Published: February 17, 2017
Florent Q. Lecocq, Leonardo Ranzani, Gabriel A. Peterson, Katarina Cicak, Raymond W. Simmonds, John D. Teufel, Jose A. Aumentado
We report on the design and implementation of a Field Programmable Josephson Amplifier (FPJA) - a compact and lossless superconducting circuit that can be programmed in-situ by a set of microwave drives to perform reciprocal and non-reciprocal frequency conversion and amplification. In this work we demonstrate four modes of operation: frequency conversion (90% transmission, 0.1% reflection), circulation (90% transmission, 0.1% reflection, 30dB isolation), phase-preserving amplification (gain >20dB, 1 photon of added noise) and directional phase-preserving amplification (5% reflection, 18dB forward gain, 10dB reverse isolation, 1 photon of added noise). The system exhibits quantitative agreement with theoretical prediction. Based on a gradiometric Superconducting Quantum Interference Device (SQUID) with Nb/Al--AlOx/Nb Josephson junctions, the FPJA is first-order insensitive to flux noise and can be operated without magnetic shielding at low temperature. Due to its flexible design and compatibility with existing superconducting fabrication techniques, the FPJA offers a straightforward route towards on-chip integration with superconducting quantum circuits such as qubits or microwave optomechanical systems.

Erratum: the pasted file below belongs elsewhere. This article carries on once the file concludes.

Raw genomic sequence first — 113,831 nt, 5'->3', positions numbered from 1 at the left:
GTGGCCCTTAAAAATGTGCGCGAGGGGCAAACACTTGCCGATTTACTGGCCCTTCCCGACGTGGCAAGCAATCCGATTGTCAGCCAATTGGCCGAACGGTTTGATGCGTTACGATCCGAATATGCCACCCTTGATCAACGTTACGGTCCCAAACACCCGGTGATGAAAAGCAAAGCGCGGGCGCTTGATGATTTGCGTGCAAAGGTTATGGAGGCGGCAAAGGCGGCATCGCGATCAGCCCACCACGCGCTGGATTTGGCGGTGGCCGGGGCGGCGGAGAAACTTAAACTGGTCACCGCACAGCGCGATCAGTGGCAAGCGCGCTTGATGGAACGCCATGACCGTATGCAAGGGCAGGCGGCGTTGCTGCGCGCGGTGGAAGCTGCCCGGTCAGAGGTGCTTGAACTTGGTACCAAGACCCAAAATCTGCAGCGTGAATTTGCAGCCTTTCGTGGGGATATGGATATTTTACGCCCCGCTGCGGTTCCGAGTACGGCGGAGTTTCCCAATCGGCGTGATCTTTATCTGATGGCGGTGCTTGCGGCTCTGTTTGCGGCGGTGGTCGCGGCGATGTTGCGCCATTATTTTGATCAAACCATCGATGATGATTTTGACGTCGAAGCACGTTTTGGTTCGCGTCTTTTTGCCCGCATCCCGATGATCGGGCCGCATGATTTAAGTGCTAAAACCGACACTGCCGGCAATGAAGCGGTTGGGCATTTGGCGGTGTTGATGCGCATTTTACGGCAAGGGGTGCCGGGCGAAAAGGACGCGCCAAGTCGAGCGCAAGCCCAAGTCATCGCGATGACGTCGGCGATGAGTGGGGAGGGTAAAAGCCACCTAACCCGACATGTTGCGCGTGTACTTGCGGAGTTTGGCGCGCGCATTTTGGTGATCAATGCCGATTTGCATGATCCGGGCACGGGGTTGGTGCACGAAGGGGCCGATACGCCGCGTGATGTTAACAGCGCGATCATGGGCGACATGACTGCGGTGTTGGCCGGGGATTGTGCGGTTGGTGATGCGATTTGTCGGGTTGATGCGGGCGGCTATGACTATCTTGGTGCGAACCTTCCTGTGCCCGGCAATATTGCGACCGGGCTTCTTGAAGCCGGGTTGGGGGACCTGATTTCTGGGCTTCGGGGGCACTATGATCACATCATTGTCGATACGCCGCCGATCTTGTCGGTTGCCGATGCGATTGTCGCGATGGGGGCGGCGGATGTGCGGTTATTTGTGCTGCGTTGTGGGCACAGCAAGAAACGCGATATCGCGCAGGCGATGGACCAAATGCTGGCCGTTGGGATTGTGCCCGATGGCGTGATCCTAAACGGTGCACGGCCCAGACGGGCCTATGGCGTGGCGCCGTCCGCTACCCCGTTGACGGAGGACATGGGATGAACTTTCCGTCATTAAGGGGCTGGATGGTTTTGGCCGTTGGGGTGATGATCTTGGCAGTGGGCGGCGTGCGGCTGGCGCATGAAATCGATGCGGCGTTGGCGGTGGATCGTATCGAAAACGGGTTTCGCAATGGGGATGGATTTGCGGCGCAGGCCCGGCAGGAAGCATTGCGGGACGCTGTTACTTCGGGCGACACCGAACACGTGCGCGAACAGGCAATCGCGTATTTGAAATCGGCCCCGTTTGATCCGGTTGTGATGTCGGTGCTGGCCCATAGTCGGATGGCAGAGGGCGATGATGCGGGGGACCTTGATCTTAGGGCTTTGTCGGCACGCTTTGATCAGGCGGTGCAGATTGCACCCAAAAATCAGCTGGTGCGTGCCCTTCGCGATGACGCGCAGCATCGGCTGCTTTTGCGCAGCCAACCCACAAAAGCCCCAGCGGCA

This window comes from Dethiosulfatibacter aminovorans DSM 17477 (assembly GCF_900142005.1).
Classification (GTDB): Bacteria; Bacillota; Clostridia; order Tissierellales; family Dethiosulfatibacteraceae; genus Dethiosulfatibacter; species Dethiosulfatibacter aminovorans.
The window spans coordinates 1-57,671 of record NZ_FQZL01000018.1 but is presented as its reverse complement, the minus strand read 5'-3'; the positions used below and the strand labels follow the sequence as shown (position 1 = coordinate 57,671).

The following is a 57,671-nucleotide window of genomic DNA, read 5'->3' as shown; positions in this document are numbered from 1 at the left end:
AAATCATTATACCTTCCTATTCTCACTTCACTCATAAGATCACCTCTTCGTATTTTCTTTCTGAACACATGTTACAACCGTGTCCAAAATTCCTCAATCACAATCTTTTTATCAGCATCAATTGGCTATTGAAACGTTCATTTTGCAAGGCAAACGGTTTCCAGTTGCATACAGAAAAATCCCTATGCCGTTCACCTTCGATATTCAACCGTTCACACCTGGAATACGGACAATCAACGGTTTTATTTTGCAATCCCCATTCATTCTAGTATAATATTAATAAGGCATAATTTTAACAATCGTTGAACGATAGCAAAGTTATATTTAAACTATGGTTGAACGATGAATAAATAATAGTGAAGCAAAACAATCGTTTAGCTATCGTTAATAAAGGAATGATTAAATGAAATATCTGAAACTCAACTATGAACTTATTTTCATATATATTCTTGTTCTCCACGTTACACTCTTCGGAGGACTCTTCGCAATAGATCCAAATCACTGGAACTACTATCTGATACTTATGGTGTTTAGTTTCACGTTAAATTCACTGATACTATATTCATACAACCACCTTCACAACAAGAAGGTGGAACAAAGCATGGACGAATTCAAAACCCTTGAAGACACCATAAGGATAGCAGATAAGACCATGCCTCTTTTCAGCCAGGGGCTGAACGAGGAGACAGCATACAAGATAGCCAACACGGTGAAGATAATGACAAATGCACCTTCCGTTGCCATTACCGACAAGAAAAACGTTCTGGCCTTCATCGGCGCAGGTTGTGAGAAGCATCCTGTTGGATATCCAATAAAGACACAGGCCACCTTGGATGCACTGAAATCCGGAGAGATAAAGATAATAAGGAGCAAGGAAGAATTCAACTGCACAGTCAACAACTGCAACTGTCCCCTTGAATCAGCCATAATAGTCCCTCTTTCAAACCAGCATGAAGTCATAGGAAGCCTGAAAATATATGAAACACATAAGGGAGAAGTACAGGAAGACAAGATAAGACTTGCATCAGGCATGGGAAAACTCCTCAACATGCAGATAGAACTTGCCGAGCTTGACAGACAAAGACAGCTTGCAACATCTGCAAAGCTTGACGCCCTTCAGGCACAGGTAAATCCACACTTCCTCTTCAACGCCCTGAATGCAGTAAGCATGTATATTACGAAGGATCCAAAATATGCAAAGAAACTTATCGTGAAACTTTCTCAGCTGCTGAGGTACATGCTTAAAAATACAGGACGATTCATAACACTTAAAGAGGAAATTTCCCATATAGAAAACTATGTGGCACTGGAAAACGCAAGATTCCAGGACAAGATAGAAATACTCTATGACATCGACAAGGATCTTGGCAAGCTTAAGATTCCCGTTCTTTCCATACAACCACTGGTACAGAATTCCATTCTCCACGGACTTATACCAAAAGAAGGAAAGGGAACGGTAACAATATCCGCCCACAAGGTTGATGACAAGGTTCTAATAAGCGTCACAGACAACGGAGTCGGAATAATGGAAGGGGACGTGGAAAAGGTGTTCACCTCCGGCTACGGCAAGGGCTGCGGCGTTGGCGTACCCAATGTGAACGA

Citation: Physical Review Applied
Pub Type: Journals
reciprocity, microwave amplifier, circulator, parametric amplification, superconducting circuits, frequency conversion, quantum-limited amplification
Created February 17, 2017, Updated July 08, 2019